The judgment of the court was delivered by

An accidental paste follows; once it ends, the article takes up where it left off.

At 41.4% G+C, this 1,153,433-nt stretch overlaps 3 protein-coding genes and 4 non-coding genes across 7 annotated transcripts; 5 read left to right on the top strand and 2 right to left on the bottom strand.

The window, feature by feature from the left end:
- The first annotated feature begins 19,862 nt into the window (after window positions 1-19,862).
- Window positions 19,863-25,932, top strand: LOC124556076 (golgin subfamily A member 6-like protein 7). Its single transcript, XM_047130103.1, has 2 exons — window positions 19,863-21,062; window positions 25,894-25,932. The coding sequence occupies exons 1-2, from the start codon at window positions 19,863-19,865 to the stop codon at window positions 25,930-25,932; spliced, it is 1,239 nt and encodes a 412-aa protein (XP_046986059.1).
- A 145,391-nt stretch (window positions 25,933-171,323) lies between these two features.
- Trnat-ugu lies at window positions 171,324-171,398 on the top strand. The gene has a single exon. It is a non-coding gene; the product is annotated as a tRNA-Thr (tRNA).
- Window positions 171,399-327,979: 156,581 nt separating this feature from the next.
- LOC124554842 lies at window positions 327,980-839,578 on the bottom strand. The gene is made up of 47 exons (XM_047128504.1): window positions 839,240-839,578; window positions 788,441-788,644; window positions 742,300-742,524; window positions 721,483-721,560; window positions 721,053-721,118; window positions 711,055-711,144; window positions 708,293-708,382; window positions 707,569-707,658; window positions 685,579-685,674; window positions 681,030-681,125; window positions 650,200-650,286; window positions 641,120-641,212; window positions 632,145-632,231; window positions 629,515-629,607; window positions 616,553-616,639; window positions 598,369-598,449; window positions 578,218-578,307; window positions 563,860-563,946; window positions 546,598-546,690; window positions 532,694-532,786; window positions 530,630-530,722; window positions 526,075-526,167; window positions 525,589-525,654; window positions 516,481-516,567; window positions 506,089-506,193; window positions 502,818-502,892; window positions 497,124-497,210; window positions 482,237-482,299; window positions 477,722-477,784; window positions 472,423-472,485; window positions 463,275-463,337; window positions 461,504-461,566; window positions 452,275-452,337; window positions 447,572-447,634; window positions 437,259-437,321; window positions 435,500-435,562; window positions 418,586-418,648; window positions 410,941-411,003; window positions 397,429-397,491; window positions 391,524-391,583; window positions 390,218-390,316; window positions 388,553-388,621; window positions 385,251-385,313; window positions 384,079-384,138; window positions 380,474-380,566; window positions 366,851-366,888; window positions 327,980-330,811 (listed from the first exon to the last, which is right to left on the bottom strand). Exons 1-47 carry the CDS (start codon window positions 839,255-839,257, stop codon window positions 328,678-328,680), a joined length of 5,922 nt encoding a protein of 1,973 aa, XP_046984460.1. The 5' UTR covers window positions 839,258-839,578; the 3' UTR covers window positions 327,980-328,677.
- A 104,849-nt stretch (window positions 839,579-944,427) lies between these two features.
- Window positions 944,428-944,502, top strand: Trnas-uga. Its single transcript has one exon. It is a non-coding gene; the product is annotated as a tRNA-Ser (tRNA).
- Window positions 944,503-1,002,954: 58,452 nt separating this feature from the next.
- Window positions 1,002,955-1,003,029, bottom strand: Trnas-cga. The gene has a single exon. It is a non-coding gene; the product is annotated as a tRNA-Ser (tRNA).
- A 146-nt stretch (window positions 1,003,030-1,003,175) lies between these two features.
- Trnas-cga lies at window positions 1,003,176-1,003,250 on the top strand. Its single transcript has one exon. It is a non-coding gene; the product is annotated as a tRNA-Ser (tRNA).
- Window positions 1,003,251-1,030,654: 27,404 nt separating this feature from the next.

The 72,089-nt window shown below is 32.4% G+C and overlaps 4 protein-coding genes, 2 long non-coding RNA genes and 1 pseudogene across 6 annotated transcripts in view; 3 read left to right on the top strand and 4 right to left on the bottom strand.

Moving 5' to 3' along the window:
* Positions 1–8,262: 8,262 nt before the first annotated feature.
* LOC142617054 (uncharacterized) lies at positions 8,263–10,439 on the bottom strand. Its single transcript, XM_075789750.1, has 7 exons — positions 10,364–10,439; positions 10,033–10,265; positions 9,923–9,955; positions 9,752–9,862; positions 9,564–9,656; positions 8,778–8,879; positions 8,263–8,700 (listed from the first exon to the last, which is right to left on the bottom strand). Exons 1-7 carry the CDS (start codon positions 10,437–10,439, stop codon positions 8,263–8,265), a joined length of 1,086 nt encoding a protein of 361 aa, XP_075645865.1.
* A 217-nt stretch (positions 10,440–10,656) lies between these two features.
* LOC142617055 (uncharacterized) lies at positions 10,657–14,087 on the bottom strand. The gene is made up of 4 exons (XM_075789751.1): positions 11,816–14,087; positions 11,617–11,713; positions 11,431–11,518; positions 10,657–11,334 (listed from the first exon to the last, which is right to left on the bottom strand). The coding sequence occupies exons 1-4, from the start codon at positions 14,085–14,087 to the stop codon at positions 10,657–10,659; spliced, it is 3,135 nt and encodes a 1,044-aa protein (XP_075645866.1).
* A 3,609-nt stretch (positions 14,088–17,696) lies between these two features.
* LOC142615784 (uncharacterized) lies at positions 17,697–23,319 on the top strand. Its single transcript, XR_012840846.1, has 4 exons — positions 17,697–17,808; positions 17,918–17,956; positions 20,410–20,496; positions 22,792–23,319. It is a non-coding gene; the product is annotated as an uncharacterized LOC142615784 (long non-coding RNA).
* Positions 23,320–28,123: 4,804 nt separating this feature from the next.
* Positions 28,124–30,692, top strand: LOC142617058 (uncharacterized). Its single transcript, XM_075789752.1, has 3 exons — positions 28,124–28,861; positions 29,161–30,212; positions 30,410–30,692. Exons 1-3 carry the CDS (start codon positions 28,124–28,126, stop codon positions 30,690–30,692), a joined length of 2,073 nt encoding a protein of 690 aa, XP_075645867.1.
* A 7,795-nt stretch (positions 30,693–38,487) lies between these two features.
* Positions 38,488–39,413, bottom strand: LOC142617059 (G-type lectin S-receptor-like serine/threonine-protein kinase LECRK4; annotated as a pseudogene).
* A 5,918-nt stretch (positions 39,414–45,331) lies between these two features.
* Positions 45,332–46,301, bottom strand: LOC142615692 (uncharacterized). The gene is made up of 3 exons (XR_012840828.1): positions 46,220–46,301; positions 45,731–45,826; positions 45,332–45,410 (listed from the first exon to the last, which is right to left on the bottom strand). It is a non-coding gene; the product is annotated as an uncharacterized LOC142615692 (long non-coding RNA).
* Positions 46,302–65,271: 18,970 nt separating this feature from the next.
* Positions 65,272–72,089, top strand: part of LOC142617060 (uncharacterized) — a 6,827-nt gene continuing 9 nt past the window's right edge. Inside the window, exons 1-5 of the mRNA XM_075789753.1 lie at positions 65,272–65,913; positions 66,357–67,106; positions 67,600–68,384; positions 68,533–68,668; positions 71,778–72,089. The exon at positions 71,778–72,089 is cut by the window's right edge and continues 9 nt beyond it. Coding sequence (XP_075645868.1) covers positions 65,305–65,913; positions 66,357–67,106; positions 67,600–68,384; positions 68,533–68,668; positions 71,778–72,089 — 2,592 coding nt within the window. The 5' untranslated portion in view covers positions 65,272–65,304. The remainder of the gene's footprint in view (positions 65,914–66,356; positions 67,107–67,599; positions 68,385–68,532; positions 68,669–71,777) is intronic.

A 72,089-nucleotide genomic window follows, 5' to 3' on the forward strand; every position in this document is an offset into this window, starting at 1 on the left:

RAMACHANDRA IYER C.J. - This consolidated reference relates to the assessment of K. S. Firm at Penang, its partners, the divided members of a joint Hindu family, being residents in India. The assessment now in question concerns the years 1948-49, 1949-50 and 1950-51. The year of account was the Tamil calendar year ending on 12th April, preceding the year of assessment. Somasundaram, Adappa, Nachiappa and Vairanvan were members of an undivided Hindu family, who were assessed up to and inclusive or the year 1947-48 as such. When the assessment for the years 1948-49 to 1950-51 was taken up, the assessee pleaded that the members of the family had entered into a partial partition with respect to their business at Penang, which, after such partition, was said to have been continued as a partnership concern amongst themselves. This case, if made out, would entitle the family to have the income therefrom excluded from the computation of its total income, the firm alone being liable to be taxed thereon. The Income-tax Officer did not accept that case of partition. He did not also make any protective assessment of the firm in case it were to be ultimately found that there was a partition so far as the business was concerned. His order formed the subject-matter of an appeal, where the Appellate Assistant Commissioner set aside the assessment and directed the Income-tax Officer to enquire afresh in order to ascertain whether there had really been a partition with respect to the business, as pleaded by the members of the family, and whether, after such partition, the business was run as a partnership concern by them. During the course of his order the Appellate Assistant Commissioner observed :